Birmingham mingles a cast of fictional and real-life characters (including Tommy Franks and Linda Lingle) as they struggle to deal with a world turned upside down. An American reporter in Kuwait finds himself recording stories that no one will ever hear. A crew of smugglers find themselves caught up in the chaos, trying to find safe haven. A civil engineer in Seattle struggles to save what remains of the United States. The CO of Gitmo, right on the edge of the Wave, tries desperately to preserve some order as the world collapses into chaos. And an American intelligence agent, lost and alone in Paris, finds herself trying to escape the madness as the city falls into darkness. Birmingham‘s understanding of human nature is generally very good and, with one small exception, the cast responds in a believable manner. Very few of them, I do note, sit down to pray.
In a series of rapid-fire chapters, Birmingham charts out the course of the post-US world. Saddam sends his troops into Kuwait, intending to wipe out the remainder of the US presence in the Middle East, while Iran joins the fighting and engages US forces directly in the Gulf. The massive economic collapse across the world spurs on rioting and outright civil war in parts of Europe. Israel, faced with a world without America, launches a pre-emptive nuclear attack all along the Arabian Crescent. And the surviving Americans, lost and running out of supplies, find themselves dependent upon a wide range of nations for survival. It is not a cheerful world. By the end of the book, Russia is a resurgent power, China is collapsing into civil war, India and Pakistan are on the verge of a nuclear war and Europe is becoming a fascist state.
Yet the book is more character-driven than action driven. This is sometimes a good thing, yet there are areas I wish were explored more, such as the situation on the ground in a dozen different places. What is happening in the UK, for example, or inside Iraq or Iran? The war that erupts in the Middle East is seen only through a glass darkly – I wish, really, that there had been more chapters set there. Birmingham has learned his art far better than in the Axis of Time books, but the story is not without problems.
Birmingham also looks into the underlying reasons for the War on Terror – why we fight. We are up against a mindset that believes in a Manichean struggle between good and evil, with anything justified in the name of Allah. He exposes the western peace movement as largely composed of the fools and the blind; one of the characters blithely informs a POV character that they knew what happened to some Muslims at the hands of other Muslims, but America was worse. It is a logic that simply doesn‘t stand up to scrutiny. It is seductive only to those who wish to believe in peace and equality. It is the peace and equality of the grave. It‘s worth noting that the book suffers from two plausibility problems.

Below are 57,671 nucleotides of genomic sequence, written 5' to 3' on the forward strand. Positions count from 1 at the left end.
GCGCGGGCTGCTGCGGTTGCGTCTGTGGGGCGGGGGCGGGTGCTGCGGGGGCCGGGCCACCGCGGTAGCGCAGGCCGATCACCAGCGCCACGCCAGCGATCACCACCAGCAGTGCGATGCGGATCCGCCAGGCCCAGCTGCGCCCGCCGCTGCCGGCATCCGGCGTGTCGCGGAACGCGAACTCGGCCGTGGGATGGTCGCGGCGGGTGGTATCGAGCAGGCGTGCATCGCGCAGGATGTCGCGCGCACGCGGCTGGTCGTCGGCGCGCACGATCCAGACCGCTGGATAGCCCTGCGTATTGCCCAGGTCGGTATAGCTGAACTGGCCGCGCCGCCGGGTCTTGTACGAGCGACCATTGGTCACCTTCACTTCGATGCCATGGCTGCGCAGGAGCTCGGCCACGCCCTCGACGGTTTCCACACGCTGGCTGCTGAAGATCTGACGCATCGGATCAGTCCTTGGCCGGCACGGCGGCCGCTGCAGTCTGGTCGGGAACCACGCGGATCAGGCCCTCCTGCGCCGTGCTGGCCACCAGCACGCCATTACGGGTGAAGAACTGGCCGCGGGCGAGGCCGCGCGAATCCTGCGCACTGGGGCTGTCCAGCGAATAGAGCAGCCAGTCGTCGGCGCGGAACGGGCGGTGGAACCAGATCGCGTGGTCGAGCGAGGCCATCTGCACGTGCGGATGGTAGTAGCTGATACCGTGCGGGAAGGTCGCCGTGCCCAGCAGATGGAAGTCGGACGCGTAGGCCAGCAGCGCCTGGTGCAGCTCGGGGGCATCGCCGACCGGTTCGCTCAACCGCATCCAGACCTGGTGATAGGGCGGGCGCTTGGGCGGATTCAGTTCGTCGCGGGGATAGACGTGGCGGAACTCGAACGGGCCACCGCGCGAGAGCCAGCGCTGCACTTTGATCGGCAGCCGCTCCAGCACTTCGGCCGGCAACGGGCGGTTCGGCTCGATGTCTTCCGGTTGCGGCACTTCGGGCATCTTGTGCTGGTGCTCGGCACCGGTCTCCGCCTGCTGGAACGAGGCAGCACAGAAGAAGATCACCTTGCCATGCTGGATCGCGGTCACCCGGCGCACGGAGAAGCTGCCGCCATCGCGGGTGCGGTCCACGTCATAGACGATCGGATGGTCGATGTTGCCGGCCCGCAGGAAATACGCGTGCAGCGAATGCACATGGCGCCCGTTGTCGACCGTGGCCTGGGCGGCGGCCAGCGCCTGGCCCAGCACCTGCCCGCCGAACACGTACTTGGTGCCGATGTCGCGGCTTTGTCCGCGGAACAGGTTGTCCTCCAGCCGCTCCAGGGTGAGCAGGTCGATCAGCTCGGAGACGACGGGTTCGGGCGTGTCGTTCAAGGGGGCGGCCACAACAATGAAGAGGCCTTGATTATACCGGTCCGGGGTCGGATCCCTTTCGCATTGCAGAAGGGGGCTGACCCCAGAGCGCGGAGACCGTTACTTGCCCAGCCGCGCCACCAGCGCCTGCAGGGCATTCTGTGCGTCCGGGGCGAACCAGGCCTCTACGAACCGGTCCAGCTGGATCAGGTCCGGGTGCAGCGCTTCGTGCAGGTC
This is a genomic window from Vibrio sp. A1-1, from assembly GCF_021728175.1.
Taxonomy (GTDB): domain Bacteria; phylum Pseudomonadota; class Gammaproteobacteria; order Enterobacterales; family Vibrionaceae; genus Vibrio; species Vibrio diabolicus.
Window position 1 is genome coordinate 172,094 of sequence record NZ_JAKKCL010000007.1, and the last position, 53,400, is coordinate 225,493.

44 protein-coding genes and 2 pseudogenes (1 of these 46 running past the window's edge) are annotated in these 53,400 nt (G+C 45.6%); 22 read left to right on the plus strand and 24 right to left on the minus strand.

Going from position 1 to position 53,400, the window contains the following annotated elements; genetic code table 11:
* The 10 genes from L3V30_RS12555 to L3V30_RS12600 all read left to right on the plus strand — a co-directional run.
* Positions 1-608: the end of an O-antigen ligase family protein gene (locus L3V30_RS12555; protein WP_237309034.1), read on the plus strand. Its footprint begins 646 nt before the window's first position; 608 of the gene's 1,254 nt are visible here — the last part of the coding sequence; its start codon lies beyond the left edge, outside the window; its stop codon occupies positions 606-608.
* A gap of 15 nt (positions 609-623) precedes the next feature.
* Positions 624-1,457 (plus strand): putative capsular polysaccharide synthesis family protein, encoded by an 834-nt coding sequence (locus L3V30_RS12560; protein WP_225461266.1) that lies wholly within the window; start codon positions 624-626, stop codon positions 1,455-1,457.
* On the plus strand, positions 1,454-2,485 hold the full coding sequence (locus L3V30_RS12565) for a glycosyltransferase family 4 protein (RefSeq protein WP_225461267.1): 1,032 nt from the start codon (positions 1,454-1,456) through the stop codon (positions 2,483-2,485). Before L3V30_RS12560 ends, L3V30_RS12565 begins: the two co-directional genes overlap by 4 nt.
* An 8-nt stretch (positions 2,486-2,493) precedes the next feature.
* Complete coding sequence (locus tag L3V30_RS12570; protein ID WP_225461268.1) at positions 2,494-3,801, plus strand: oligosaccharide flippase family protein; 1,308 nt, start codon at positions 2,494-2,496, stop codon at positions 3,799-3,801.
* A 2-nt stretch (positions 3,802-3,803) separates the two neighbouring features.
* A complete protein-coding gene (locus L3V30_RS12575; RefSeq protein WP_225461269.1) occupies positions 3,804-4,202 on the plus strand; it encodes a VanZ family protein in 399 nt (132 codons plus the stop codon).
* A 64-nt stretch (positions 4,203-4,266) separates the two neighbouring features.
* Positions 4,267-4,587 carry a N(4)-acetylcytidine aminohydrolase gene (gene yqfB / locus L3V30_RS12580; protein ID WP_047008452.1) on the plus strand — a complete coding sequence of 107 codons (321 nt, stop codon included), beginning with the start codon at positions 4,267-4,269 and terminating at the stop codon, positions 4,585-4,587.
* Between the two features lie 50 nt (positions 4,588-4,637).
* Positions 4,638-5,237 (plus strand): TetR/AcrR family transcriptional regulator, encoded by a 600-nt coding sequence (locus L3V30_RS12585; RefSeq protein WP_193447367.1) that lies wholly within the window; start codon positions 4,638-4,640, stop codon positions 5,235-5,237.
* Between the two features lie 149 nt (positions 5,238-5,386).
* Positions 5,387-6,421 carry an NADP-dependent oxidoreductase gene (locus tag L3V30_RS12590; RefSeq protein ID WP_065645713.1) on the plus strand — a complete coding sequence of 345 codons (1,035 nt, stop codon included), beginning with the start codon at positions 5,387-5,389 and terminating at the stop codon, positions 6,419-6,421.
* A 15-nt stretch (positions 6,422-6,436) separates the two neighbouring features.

The first is simple; Puerto Rico and Alaska seem to be completely unmentioned, despite being untouched by the Wave. The second is more complex; I could buy a major period of civil unrest in France easily, but not outright civil war and certainly not what Birmingham portrays. (His logic isn‘t bad, but it doesn‘t apply to real life.) I know that the French seem to have a tradition of summer riots in Paris every year these days, but Birmingham takes it well over the top.
But leave those points; Without Warning remains an impressive and ambitious read.
Stars and Stripes Forever
Stars and Stripes in Peril
Stars and Stripes Triumphant
It is quite easy to see why Harry Harrison got published in the first place. His Stainless Steel Rat series remains one of my favorite comedy Science Fiction books, although the last one wasn't so good. His attempts at writing more serious novels have generally been flops, although there have sometimes been redeeming features that made up for tissue-thin plots and unexciting characters. Harrison is not cut out for writing serious novels and it shows.
And then there is the Stars and Stripes series.
I shall be blunt. The series is completely without a single redeeming point at all. The level of research demonstrated by Harrison is roughly on the same level as a primary schoolchild writing his first short story. The characterization is pretty much non-existent. The understanding of contemporary issues (in the United States, Confederate States, Britain and Ireland) is very limited. His grasp of military affairs...I‘m speechless.
Having vented my opinion, I shall now proceed to outline the plot. The Trent Affair, as in OTL, results in a major diplomatic crisis between the United States and Great Britain. On the verge of resolving the crisis, Prince Albert drops dead, ensuring that the hostile atmosphere is never dispelled. (To be fair to Harrison, this POD is actually a very good one.) Another crisis leads to an exchange of fire between the US border forces and British troops in Canada. Britain declares war and invades the United States. Though a major navigational mishap, Britain accidentally invades the CSA as well. The CSA offers an alliance between the two Americas to throw out the British. The Bold Noble Yankees evict the Murdering Pillaging Redcoats. Washington is burned by British troops (again). The British commit more blunders. Noble Valiant Americans liberate Oppressed French Canadians from British oppression. (Canada accepts US statehood.) The CSA agrees to return to the Union and free the slaves. Book one ends.
Book two opens with the Dastardly British launching yet another Cunning Invasion Plan. This time, they‘re building a road across Latin America for reasons that don‘t make sense even in the book. It ends with a completely implausible invasion of Ireland by the USA.
Book three opens with the British still having failed to learn their lesson (or improve their tactics, for that matter.) It ends with Britain being invaded by American forces, to the cheers of the grateful population. Oh, and the Americans invent tanks.
I‘m not sure where to begin when it comes to demolishing these books.